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Insights & advice

How much money do I need to retire?

Key Takeaways

  • There’s no one-size-fits all number when it comes to retirement

  • No retirement looks the same, so map our (and budget) your unique plan

  • It’s complicated, but working with an advisor will help simplify the calculation

  • Don’t discount creative ways you can supplement your personal savings for income in retirement

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How much money do you need to retire? It’s a simple question with a complicated answer. While you may have heard lump sums thrown around - $500,000 if you’re a single person, $1,000,000 for a couple – a much more accurate rule-of-thumb is: It depends.

Plan for your retirement

The emphasis is on "your" retirement here, because no 2 will look the same. You could take two 55-year-old women with the same job and even the same postal code, and their vision for this next chapter will probably be very different – along with what they can actually afford. That’s because a range of factors – from how much we have saved to how much we want to spend – can all influence just how much money we’ll need to retire. Ideally, comfortably as well!

Whether you’re 25 or 55, it can be helpful to sit down and answer a few questions to help you clarify what retirement might look like to you. Here’s what you should ask yourself – and why that matters:

1) When do I want to retire?

It’s just math: The later you retire from full time work, the longer you have to accumulate that retirement nest egg. You might want to retire at 55 like your parents did, but do you have their fantastic pension? It’s also worth remembering that we’re living longer, so it’s possible you may have to make this amount last for several decades. Is this something you want?

2) Where would I like to live in retirement?

Whether you downsize, stay in your family home or even plan to purchase a second home in the sun, the choice of where you’re spending this chapter is an important part of this financial equation. Consider the expenses involved – maintaining 2 properties, for instance, or continuing to carry a mortgage – and also the potential savings, like if you moved to a place with a lower cost of living.

3) What will my expenses be?

The general wisdom is that you will need 70 to 80 percent of your current salary to maintain a similar lifestyle in retirement. That means if you made $100,000 each year, you should plan to have $70,000 to $80,000 in retirement income, for example. The logic is that you will spend less as a retiree – you’re not commuting, for instance, your bills might be lower because you’re in a smaller place, you’re not supporting a family anymore – and so you will need less each year while still being able to live the way you’re used to otherwise.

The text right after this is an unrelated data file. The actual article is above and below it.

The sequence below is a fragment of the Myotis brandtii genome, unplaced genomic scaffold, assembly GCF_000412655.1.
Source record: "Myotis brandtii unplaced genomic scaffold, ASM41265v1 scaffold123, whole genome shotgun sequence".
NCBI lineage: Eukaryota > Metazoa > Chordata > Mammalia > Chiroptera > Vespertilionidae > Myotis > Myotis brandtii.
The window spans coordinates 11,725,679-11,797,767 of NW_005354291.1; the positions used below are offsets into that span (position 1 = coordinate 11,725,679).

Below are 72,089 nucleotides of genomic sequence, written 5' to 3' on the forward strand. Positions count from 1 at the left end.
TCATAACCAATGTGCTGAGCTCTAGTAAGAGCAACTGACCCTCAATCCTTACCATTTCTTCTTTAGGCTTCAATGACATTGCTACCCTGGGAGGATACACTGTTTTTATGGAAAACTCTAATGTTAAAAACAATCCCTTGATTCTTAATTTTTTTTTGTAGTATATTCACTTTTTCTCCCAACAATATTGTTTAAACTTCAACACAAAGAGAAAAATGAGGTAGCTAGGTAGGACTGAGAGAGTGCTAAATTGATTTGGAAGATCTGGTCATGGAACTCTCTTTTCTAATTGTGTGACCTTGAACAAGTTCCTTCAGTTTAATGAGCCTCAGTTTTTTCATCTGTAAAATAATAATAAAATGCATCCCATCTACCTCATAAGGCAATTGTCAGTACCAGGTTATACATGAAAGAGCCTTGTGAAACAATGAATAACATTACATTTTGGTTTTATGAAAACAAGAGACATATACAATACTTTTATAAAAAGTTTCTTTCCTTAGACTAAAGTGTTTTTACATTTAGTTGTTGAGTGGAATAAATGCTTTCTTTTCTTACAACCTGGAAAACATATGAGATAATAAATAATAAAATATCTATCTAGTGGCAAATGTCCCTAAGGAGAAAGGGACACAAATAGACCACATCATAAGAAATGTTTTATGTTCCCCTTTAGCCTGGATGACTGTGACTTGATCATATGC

Do this calculation for your situation by looking a snapshot – 1 month of bills, perhaps – and subtracting the expenses that you won’t have when you reach that stage of life. That said: Remember to factor in new expenses you might have: These could be discretionary things like travel or new hobbies, but should also include potential scenarios like increased medical costs, help at home, or the expense of moving into more supportive housing.

4) What will my income be each month?

The least fun, but maybe the most important question of them all: Realistically, what resources will you have to draw on when you stop working? You can learn more about how retirement income works, but it’s worth remembering that for most Canadians, their personal savings are just part of a bigger retirement income picture that can include government plans and workplace pensions or retirement savings, too. Knowing exactly what this number could potentially be will help you separate wants from needs, and formulate a plan that is both attainable, sustainable, and that hopefully has some cushion for the unexpected.

And the answer is…

Figuring out how much you need for retirement can be complicated, and it can be helpful to work with a retirement planning expert, at any stage in your journey. Canada Life has experienced, caring advisors across the country, standing by to help you tackle this and other important financial decisions.

What next?

  • Figure out when you want to retire, and whether that’s different than when you can afford to retire

  • Map out what your monthly income in retirement will be, and work out how that compares to what your expenses may be

  • Speak to an advisor to create an action plan together

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